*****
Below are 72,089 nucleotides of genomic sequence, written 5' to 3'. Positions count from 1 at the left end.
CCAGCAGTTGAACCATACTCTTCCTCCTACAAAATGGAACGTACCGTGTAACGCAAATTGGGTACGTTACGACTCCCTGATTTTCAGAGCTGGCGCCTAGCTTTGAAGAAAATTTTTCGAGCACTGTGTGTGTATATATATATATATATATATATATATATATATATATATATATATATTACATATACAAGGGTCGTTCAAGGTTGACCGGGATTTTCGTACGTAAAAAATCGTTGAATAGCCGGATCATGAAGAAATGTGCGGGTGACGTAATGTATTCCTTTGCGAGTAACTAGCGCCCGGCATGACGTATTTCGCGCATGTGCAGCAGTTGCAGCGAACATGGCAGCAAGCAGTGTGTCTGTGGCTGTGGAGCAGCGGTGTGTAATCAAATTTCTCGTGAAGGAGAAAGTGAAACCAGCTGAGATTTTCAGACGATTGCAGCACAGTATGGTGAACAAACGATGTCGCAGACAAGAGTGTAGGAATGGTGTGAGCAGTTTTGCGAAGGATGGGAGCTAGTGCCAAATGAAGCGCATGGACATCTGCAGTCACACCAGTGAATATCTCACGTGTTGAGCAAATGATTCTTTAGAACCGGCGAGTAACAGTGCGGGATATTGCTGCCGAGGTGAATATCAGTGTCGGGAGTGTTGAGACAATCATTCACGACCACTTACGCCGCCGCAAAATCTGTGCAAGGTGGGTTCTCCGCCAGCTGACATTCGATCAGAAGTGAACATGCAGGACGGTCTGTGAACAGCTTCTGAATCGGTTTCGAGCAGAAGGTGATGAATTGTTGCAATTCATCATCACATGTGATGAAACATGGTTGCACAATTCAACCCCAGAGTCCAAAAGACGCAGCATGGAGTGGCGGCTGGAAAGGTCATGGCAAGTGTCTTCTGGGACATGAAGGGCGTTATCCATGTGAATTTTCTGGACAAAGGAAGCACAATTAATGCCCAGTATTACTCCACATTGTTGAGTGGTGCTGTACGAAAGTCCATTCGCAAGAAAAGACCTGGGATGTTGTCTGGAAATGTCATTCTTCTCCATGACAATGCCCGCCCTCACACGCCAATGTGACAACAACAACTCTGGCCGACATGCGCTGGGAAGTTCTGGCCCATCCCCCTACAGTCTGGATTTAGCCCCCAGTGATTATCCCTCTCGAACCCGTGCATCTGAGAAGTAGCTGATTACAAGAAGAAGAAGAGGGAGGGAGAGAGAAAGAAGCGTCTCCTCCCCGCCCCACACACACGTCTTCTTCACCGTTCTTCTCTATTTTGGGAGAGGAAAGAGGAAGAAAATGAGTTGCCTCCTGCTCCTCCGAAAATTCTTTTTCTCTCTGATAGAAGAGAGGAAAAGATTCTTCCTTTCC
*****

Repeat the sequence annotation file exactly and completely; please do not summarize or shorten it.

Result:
Below are 72,089 nucleotides of genomic sequence, written 5' to 3'. Positions count from 1 at the left end.
CCAGCAGTTGAACCATACTCTTCCTCCTACAAAATGGAACGTACCGTGTAACGCAAATTGGGTACGTTACGACTCCCTGATTTTCAGAGCTGGCGCCTAGCTTTGAAGAAAATTTTTCGAGCACTGTGTGTGTATATATATATATATATATATATATATATATATATATATATATATATTACATATACAAGGGTCGTTCAAGGTTGACCGGGATTTTCGTACGTAAAAAATCGTTGAATAGCCGGATCATGAAGAAATGTGCGGGTGACGTAATGTATTCCTTTGCGAGTAACTAGCGCCCGGCATGACGTATTTCGCGCATGTGCAGCAGTTGCAGCGAACATGGCAGCAAGCAGTGTGTCTGTGGCTGTGGAGCAGCGGTGTGTAATCAAATTTCTCGTGAAGGAGAAAGTGAAACCAGCTGAGATTTTCAGACGATTGCAGCACAGTATGGTGAACAAACGATGTCGCAGACAAGAGTGTAGGAATGGTGTGAGCAGTTTTGCGAAGGATGGGAGCTAGTGCCAAATGAAGCGCATGGACATCTGCAGTCACACCAGTGAATATCTCACGTGTTGAGCAAATGATTCTTTAGAACCGGCGAGTAACAGTGCGGGATATTGCTGCCGAGGTGAATATCAGTGTCGGGAGTGTTGAGACAATCATTCACGACCACTTACGCCGCCGCAAAATCTGTGCAAGGTGGGTTCTCCGCCAGCTGACATTCGATCAGAAGTGAACATGCAGGACGGTCTGTGAACAGCTTCTGAATCGGTTTCGAGCAGAAGGTGATGAATTGTTGCAATTCATCATCACATGTGATGAAACATGGTTGCACAATTCAACCCCAGAGTCCAAAAGACGCAGCATGGAGTGGCGGCTGGAAAGGTCATGGCAAGTGTCTTCTGGGACATGAAGGGCGTTATCCATGTGAATTTTCTGGACAAAGGAAGCACAATTAATGCCCAGTATTACTCCACATTGTTGAGTGGTGCTGTACGAAAGTCCATTCGCAAGAAAAGACCTGGGATGTTGTCTGGAAATGTCATTCTTCTCCATGACAATGCCCGCCCTCACACGCCAATGTGACAACAACAACTCTGGCCGACATGCGCTGGGAAGTTCTGGCCCATCCCCCTACAGTCTGGATTTAGCCCCCAGTGATTATCCCTCTCGAACCCGTGCATCTGAGAAGTAGCTGATTACAAGAAGAAGAAGAGGGAGGGAGAGAGAAAGAAGCGTCTCCTCCCCGCCCCACACACACGTCTTCTTCACCGTTCTTCTCTATTTTGGGAGAGGAAAGAGGAAGAAAATGAGTTGCCTCCTGCTCCTCCGAAAATTCTTTTTCTCTCTGATAGAAGAGAGGAAAAGATTCTTCCTTTCC